Baggin It

BagsBefore I get started on Monday’s post, I want to let my readers know that there will be another fun giveaway this week. Watch for it and learn how you can win something really cool!

Now, back to regularly scheduled programming:

Going to the grocery store is a chore I’ve always disliked. Making the list, getting all of the stuff on the list, paying for it (that really bites these days), and then getting it home and lugging it all in, sorting and putting away.

My mom and I did this errand together for most of my adult life, which made it a bit more fun.

Now though, all I have left of those outings are her cloth grocery bags. I’ve been using cloth bags for grocery shopping for 21 years, since one of the pushes to “go green” in the 1980s. My husband was working at a large landfill and was coming home telling me horrible stories about birds getting the plastic bags forever tangled around their feet or in their bills. Then there were the stories the landfill would fill up much faster than the middle of the 21st century, as they first thought.

One week while my mom and I were at the store, we saw cloth bags (the ones pictured) and decided to buy some. It is the easiest thing any of us can do to have less of an impact on the earth, with probably some of the most benefit.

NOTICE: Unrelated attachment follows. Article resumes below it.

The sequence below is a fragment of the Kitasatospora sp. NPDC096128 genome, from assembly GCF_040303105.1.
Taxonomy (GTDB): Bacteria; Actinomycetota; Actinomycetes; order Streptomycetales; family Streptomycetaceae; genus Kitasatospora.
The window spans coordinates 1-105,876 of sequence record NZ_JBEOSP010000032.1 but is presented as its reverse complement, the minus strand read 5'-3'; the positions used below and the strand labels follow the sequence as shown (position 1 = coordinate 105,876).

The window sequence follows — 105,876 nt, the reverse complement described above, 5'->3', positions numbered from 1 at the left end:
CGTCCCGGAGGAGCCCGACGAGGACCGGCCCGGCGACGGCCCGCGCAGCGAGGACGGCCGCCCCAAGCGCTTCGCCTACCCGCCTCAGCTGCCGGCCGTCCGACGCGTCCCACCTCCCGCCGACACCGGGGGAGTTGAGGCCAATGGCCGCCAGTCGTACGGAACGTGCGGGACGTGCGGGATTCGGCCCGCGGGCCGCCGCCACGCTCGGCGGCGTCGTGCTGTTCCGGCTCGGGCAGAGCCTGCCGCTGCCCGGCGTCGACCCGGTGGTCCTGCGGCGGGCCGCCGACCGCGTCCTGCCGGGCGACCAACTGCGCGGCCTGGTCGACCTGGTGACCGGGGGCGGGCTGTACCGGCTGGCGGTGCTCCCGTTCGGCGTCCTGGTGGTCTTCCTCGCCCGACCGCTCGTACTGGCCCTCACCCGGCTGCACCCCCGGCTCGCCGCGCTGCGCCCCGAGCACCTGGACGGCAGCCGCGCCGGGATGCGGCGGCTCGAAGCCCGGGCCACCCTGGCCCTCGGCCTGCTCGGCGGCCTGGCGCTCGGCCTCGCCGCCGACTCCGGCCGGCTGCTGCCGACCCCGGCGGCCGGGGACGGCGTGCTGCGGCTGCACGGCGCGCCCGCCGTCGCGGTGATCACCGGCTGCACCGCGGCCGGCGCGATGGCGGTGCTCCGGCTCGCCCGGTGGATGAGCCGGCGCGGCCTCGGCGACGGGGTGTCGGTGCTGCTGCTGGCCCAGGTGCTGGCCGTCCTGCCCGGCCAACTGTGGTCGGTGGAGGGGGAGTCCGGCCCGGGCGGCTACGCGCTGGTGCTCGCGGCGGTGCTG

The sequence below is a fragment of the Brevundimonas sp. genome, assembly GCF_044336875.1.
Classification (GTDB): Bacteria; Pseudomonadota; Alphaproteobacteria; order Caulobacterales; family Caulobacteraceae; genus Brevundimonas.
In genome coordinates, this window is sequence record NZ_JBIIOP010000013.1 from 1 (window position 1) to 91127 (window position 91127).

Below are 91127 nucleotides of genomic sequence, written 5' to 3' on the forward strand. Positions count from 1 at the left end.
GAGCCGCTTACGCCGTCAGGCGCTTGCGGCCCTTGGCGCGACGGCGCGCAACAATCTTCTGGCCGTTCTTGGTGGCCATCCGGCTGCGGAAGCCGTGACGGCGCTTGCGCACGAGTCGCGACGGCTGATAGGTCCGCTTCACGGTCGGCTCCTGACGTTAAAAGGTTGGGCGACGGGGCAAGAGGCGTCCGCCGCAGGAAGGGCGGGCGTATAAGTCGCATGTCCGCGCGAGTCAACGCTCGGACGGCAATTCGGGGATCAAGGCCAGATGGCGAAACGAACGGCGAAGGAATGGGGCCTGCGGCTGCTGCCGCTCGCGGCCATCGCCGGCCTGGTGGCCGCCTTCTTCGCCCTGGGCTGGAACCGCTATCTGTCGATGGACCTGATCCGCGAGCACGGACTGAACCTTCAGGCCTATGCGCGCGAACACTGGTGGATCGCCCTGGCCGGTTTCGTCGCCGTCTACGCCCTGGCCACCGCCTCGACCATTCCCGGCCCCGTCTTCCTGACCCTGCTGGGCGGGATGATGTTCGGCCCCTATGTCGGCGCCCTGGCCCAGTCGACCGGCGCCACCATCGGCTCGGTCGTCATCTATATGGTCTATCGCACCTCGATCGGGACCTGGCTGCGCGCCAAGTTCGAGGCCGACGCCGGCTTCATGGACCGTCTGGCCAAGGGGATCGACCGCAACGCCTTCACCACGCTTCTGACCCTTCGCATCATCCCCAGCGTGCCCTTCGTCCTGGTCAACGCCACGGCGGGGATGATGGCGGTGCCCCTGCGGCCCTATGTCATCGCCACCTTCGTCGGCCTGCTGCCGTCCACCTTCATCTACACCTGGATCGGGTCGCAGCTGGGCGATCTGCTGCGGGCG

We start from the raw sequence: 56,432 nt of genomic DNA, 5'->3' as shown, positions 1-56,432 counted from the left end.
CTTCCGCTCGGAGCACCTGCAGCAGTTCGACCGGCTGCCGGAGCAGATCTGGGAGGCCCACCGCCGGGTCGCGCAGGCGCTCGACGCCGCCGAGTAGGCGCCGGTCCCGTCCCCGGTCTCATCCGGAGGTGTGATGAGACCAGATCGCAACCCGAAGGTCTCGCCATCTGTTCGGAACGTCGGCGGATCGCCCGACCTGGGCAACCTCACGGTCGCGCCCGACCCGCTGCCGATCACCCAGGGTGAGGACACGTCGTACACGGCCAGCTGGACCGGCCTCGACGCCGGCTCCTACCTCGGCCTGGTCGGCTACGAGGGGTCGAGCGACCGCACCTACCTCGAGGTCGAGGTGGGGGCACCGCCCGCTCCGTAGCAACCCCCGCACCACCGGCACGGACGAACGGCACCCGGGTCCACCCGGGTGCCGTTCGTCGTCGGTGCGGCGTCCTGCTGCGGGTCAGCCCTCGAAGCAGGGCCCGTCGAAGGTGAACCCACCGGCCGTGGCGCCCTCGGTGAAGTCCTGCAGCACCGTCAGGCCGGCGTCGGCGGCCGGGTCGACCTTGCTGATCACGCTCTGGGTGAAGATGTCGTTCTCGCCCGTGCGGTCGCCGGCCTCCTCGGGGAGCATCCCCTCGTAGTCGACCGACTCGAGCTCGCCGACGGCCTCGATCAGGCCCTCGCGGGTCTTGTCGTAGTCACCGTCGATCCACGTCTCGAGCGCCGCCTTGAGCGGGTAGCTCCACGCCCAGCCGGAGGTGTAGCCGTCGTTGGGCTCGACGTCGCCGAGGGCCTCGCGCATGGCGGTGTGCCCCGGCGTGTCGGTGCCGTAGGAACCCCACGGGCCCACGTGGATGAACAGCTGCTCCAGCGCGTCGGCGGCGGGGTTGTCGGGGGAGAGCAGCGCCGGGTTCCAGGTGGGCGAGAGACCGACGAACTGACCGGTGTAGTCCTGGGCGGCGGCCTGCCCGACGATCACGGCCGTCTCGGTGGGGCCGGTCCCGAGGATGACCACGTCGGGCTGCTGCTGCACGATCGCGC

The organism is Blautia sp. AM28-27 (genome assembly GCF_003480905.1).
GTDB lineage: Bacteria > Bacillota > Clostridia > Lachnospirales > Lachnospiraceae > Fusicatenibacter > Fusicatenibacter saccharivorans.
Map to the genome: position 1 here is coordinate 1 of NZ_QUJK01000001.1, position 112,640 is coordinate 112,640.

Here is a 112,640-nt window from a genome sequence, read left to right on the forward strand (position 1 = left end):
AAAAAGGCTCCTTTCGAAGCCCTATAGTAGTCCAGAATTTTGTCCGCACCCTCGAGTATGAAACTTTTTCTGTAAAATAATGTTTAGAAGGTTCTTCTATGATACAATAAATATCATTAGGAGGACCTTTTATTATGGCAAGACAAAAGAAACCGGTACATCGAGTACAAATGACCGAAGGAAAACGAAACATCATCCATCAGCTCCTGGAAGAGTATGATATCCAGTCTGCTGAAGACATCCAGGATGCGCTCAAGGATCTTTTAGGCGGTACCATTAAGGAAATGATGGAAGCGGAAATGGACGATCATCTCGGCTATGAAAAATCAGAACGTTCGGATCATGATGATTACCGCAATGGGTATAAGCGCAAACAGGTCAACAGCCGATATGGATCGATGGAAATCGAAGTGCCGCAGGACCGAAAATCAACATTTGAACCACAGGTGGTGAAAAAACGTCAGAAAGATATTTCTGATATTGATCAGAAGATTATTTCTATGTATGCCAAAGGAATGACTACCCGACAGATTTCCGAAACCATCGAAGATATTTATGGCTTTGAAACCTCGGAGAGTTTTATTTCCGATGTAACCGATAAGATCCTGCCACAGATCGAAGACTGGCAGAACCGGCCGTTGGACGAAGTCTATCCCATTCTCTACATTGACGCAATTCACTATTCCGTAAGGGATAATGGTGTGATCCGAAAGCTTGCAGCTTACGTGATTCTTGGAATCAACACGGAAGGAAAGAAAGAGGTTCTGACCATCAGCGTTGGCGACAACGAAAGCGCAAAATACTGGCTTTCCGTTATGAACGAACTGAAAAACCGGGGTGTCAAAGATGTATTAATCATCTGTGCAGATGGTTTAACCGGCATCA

My husband pooh-poohed the idea. “Do you really think the few bags we use each week will make a difference?” he asked. He was used to seeing the really BIG picture, the tons of trash coming into the landfill each day and couldn’t imagine anything we would do could make a difference.

My mom and I believed in starting small, so we got ourselves into the habit of using our cloth bags. It got so that if we forgot them, we felt well, naked.

Sure, the clerks looked at us most of the time like we were from Mars and more often times than not, didn’t know how to sack them, trying always to pack them too heavy to carry, but we persevered. I even expanded and started using the bags for other shopping outings.

When I had been using the bags (approximately 9 per week) for 20 years, I added it up and estimated with all the shopping trips, we had saved approximately 10,000 plastic bags from the landfill.

I think that’s a pretty big impact for three people.

There’s still even more benefits by using cloth bags at The Little House in addition to helping save the planet from more plastics. Given the space constraints, there are fewer bags to maneuver around the small kitchen than if they were plastic and once they’re unloaded, they go back out to the truck, instead of the recycle bin, cutting down on the clutter.